Earth's sunniest spot feels just like summer on Venus, says new study

This could be a great location for optimizing solar energy technologies.
Sade Agard
A panorama showcasing the Chilean Atacama desert.
A panorama showcasing the Chilean Atacama desert.

ESO/S. Lowery/ Wikimedia Commons 

The Altiplano, a dry plateau near the Andes mountains in Chile's Atacama Desert, has been unveiled as the sunniest location on Earth, comparable in sunlight intensity to Venus, according to a recent study published in AMS.

Significantly, the study's authors stress that comprehending the distinctive characteristics of extreme surface solar conditions in this region can bolster our understanding of solar energy potential and optimize solar power system efficiency.

Earth's sunniest spot

The Altiplano, situated near the Tropic of Capricorn, stands out for its high elevation (roughly 13,120 feet or 4,000 meters), cloudless conditions, and low levels of ozone, aerosols, and water vapor.

What makes Altiplano truly exceptional is its solar irradiance, the energy emitted from the Sun to Earth. Surprisingly, it receives more sunlight than places closer to the equator or at higher elevations.

Explaining this phenomenon, Seiji Kato, an atmospheric scientist at NASA who was not involved in the study, told The Washington Post that high-altitude locations above the water vapor layer and with fewer clouds and aerosols inevitably receive more sunshine.

The study highlights an atmospheric observatory, established in 2016 on the Chajnantor Plateau in Chile, dedicated to studying sunlight reaching the Earth's surface and atmospheric composition.

It notes that over the first five years of measurements, the Altiplano region received the highest-known amount of sunlight on Earth, averaging 308 watts per square meter—the highest worldwide.

Moreover, sunlight on the Altiplano becomes incredibly intense during cloud break-ups, reaching up to 2,177 watts per square meter. This intensity is comparable to sunlight at approximately 0.79 astronomical units from the Sun.

Lead study author Raul Cordero, a climatologist at the University of Groningen, Netherlands, revealed the astonishing comparison: standing on Venus during its summer would be akin to experiencing this intense radiation.

"It's actually the radiation that you will be receiving in summer if you are standing up on Venus," he said.

Cordero added that the comparison is "incredible" since Venus is approximately 28 percent closer to the Sun than Earth.

The authors also discovered these extreme variations in sunlight occur more frequently, with greater intensity and duration, on the Chajnantor Plateau than anywhere else in the world.

They emphasized Altiplano's unique attributes make it an excellent location for studying how photovoltaic (solar) power plants respond to periods of intense sunlight.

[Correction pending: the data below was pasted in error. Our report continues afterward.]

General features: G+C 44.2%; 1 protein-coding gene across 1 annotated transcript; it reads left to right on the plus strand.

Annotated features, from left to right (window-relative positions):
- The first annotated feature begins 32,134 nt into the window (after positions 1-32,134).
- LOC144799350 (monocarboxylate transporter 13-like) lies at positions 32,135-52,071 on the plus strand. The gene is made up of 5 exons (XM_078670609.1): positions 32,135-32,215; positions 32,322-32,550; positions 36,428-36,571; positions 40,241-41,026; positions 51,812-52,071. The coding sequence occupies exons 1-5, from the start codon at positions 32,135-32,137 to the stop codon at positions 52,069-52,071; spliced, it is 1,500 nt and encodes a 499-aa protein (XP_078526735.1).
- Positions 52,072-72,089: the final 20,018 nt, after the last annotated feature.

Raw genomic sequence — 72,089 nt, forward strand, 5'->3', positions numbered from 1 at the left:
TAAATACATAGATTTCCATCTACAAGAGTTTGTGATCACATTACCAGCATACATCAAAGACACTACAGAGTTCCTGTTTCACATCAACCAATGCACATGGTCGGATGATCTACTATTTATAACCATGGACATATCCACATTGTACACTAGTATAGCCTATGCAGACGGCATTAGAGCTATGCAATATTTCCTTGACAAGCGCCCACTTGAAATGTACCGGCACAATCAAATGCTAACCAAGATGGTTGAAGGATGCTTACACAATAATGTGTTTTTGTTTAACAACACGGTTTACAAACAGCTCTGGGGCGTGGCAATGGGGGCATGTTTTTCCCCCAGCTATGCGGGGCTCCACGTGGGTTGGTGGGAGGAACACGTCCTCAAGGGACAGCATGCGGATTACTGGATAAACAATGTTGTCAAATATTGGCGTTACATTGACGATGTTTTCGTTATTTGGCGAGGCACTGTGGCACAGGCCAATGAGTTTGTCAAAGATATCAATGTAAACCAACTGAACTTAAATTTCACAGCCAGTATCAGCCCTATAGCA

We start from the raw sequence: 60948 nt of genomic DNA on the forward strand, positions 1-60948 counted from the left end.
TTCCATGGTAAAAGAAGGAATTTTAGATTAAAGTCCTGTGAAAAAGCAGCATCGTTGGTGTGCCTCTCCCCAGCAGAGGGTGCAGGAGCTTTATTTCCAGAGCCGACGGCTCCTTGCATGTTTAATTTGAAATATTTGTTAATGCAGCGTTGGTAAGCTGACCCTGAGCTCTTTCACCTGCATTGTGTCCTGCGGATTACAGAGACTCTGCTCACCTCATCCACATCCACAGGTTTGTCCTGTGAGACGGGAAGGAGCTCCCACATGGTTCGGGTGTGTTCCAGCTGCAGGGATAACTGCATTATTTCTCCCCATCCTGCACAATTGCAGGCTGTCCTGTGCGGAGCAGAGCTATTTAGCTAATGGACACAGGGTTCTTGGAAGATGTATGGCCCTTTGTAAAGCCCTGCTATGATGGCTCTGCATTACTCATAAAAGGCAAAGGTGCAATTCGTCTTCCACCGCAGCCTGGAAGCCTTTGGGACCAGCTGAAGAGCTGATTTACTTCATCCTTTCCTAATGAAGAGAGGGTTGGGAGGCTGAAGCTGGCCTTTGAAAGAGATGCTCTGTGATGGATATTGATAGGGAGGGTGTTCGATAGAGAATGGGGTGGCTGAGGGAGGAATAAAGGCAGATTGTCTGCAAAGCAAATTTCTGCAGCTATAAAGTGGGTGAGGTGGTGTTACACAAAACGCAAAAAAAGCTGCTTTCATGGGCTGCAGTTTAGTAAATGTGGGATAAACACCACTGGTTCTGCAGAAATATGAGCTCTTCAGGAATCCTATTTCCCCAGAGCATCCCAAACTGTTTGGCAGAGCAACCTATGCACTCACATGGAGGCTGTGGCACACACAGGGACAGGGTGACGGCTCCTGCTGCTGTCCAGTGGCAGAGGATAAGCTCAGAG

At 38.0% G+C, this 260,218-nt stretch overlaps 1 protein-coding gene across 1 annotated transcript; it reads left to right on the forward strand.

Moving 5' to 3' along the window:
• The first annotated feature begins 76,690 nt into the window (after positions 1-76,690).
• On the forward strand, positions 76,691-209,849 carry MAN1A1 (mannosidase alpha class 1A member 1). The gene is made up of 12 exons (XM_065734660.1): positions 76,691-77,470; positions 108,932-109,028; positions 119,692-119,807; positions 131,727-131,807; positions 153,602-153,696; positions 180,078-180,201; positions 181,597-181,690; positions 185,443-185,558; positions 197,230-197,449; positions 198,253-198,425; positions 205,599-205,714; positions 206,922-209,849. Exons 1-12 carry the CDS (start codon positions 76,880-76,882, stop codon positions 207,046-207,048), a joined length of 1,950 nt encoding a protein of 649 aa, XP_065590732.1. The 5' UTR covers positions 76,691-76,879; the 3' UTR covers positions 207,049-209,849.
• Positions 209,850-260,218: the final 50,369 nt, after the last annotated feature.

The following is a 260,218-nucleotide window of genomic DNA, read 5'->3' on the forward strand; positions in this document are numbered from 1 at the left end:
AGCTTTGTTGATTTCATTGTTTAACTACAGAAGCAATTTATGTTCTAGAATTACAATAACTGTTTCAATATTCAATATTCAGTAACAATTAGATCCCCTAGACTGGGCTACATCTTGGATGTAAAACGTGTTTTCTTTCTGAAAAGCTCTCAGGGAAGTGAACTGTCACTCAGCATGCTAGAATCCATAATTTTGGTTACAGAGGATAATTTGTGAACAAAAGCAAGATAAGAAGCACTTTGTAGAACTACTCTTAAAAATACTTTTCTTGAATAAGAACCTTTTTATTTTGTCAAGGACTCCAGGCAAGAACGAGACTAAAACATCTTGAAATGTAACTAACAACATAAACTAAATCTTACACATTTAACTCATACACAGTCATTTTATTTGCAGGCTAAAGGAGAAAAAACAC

The complete study was published in AMS and can be found here.

Study abstract:

Satellites have consistently pointed to the Altiplano of the Atacama Desert as the place on Earth where the world’s highest surface irradiance occurs. This region, near the Tropic of Capricorn, is characterized by its high elevation, prevalent cloudless conditions, and relatively low concentrations of ozone, aerosols, and precipitable water. Aimed at studying the variability of the surface solar irradiance and detecting atmospheric composition changes in the Altiplano, an atmospheric observatory was set up in 2016 at the northwestern border of the Chajnantor Plateau (5,148 m MSL, 22.95°S, 67.78°W, Chile). Here, we report on the first 5 years of measurements at this observatory that establish the Altiplano as the region that receives the highest-known irradiation on Earth and illuminate the unique features of surface solar extremes at high-altitude locations. We found that the global horizontal shortwave (SW) irradiance on the plateau is on average 308 W m−2 (equivalent to an annual irradiation of 2.7 MWh m−2 yr−1, the highest worldwide). We also found that forward scattering by broken clouds often leads to intense bursts of SW irradiance; a record of 2,177 W m−2 was measured, equivalent to the extraterrestrial SW irradiance expected at approximately 0.79 astronomical units (AU) from the Sun. These cloud-driven surface solar extremes occur on the Chajnantor Plateau at a frequency, intensity, and duration not previously seen anywhere in the world, making the site an ideal location for studying the response of photovoltaic (PV) power plants to periods of enhanced SW variability.

Add Interesting Engineering to your Google News feed.
Add Interesting Engineering to your Google News feed.
message circleSHOW COMMENT (1)chevron
Job Board